Béarnaise sauce

Béarnaise sauce (/bərˈnz/; French: [be.aʁ.nɛz]) is a sauce made of clarified butter emulsified in egg yolks and white wine vinegar and flavored with herbs. It is widely regarded as the "child" of the Hollandaise sauce.[1] The difference is only in the flavoring: Béarnaise uses shallot, chervil, peppercorns, and tarragon in a reduction of vinegar and wine, while Hollandaise is made of a reduction of lemon juice or white wine vinegar, with white peppercorns and a pinch of cayenne instead of the above seasonings.

Béarnaise sauce
TypeSauce
Place of originFrance
Main ingredientsEgg yolk, clarified butter, white wine vinegar

The sauce's name is related to the province of Béarn, France. It is light yellow and opaque, smooth and creamy, and a traditional sauce for steak.[2][3]

History

The sauce was accidentally invented by the chef Jean-Louis Françoise-Collinet, the accidental inventor of puffed potatoes (pommes de terre soufflées),[4] and served at the 1836 opening of Le Pavillon Henri IV, a restaurant at Saint-Germain-en-Laye. This assumption is supported by the fact that the restaurant was in the former residence of Henry IV of France, a gourmet himself, who was from Béarn,[4][5] a former province now in the department of Pyrénées-Atlantiques.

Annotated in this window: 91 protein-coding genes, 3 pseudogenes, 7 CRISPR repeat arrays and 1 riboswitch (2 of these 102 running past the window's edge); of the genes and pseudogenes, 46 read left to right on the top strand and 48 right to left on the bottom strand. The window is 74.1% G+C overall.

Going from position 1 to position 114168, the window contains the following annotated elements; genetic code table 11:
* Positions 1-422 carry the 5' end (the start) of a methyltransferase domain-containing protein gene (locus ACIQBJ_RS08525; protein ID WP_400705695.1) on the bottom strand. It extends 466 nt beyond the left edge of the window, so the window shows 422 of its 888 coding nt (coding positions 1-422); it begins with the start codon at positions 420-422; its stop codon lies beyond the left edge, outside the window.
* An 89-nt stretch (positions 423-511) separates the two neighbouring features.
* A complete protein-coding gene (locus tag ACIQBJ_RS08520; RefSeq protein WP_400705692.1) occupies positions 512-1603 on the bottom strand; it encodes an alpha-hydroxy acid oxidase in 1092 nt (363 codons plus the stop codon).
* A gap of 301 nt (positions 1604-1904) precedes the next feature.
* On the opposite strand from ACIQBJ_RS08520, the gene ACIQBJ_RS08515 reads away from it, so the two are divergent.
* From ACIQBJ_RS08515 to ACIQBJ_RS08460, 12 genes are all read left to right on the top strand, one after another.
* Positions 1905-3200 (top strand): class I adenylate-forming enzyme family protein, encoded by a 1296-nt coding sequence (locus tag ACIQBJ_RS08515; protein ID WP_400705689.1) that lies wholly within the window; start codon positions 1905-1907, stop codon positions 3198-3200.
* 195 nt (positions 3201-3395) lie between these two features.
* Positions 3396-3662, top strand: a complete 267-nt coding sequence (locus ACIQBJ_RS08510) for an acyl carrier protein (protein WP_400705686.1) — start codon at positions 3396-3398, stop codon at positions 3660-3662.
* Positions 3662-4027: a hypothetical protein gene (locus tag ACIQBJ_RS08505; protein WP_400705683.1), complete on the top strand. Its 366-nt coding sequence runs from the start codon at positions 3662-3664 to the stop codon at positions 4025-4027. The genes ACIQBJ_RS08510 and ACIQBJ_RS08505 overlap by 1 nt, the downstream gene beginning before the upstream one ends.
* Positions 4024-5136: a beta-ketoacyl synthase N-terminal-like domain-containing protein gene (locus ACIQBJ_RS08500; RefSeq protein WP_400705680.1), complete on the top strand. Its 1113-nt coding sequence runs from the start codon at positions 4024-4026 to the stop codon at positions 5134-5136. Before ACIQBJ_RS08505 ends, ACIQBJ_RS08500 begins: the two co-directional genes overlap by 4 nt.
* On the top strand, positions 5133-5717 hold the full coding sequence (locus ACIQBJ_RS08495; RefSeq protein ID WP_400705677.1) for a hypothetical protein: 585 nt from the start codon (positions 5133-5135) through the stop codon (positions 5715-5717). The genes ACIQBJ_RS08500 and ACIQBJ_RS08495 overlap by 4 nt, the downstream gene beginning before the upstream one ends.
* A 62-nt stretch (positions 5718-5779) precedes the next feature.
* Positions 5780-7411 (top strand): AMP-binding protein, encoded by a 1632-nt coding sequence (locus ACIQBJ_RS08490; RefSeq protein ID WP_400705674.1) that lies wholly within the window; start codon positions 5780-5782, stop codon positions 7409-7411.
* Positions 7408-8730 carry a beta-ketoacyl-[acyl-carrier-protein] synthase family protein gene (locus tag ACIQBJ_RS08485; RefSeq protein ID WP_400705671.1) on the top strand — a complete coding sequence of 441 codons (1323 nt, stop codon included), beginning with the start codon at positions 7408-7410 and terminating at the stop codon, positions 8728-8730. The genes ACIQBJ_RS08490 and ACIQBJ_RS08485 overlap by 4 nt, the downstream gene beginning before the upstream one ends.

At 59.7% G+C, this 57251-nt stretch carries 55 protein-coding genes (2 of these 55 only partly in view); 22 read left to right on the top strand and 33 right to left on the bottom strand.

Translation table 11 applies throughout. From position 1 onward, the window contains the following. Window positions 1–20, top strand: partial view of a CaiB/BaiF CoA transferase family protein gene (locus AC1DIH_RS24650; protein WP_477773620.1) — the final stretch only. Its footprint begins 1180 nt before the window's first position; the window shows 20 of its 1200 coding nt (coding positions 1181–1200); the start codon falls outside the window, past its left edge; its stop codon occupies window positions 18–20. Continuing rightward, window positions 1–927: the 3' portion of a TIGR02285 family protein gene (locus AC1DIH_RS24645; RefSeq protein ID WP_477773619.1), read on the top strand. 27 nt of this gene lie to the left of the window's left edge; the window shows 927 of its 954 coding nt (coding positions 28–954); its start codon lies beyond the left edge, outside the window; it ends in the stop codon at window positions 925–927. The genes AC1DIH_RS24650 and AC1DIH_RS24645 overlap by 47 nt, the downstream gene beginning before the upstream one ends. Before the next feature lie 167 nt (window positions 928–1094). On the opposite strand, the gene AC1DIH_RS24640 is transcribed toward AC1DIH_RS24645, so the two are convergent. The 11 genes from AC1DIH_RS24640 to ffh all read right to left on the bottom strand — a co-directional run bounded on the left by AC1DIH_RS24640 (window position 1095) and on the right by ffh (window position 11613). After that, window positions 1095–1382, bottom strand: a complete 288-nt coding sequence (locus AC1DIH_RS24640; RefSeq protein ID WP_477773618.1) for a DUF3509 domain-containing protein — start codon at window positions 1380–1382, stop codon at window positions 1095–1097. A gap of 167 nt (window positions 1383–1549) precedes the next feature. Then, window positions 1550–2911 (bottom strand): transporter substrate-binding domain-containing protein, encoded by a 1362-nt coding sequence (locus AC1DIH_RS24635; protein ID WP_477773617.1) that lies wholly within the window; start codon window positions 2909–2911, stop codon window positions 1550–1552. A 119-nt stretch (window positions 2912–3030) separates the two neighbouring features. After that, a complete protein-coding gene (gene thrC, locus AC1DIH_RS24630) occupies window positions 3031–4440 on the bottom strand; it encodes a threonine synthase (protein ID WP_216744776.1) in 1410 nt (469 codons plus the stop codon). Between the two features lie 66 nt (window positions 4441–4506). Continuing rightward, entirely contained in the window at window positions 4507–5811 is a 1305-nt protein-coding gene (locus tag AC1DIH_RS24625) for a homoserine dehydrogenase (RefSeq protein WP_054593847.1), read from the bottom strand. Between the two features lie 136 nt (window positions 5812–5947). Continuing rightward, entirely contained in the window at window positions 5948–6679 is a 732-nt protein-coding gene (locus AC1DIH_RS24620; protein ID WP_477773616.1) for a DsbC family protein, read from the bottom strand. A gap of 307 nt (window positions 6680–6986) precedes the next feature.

Preparation

A Béarnaise sauce is simply clarified butter, an egg yolk, a shallot, a little tarragon vinegar. It takes years of practice for the result to be perfect. – Fernand Point [6]

As with Hollandaise sauce, there are several methods for preparing of Béarnaise sauce. The most common uses a bain-marie (whisking to a temperature of 150F (65.6C)),[7] where a reduction of vinegar is used to acidulate the yolks. Escoffier[2] calls for a reduction of wine, vinegar, shallots, fresh chervil, fresh tarragon and crushed peppercorns (later strained out), with fresh tarragon and chervil to finish instead of lemon juice. Others are similar.[8]

Alternatively, the flavorings may be added to a finished Hollandaise (without lemon juice). Joy of Cooking[9] describes a blender preparation with the same ingredients.

Derivatives

  • Sauce Choron or sauce béarnaise tomatée is a variation of béarnaise without tarragon or chervil, but with added tomato purée.[9][10] It is named after Alexandre Étienne Choron.
  • Sauce Foyot (also known as Valois) is béarnaise with meat glaze (glace de viande) added.[9][11]
  • Sauce Paloise is a version of béarnaise with mint substituted for tarragon.[12]

See also

References

  1. The family is sometimes referred to as "mayonnaise sauces" as they are, like mayonnaise, based on the emulsion of an oil in egg water.
  2. Escoffier: 89
  3. Julia Child
  4. "La sauce béarnaise". 16 May 2015.
  5. "What is Bearnaise sauce? | Cookthink". Archived from the original on 2009-06-02. Retrieved 2010-03-08.
  6. Restaurateur Fernand Point (1897–1955) in Ma Gastronomie.
  7. "How to Make Hollandaise | A French Mother Sauce | Stella Culinary".
  8. Cookwise, pp.304-5
  9. Joy of Cooking p.359
  10. Escoffier: 90
  11. Escoffier: 91
  12. Escoffier: 141
Sources
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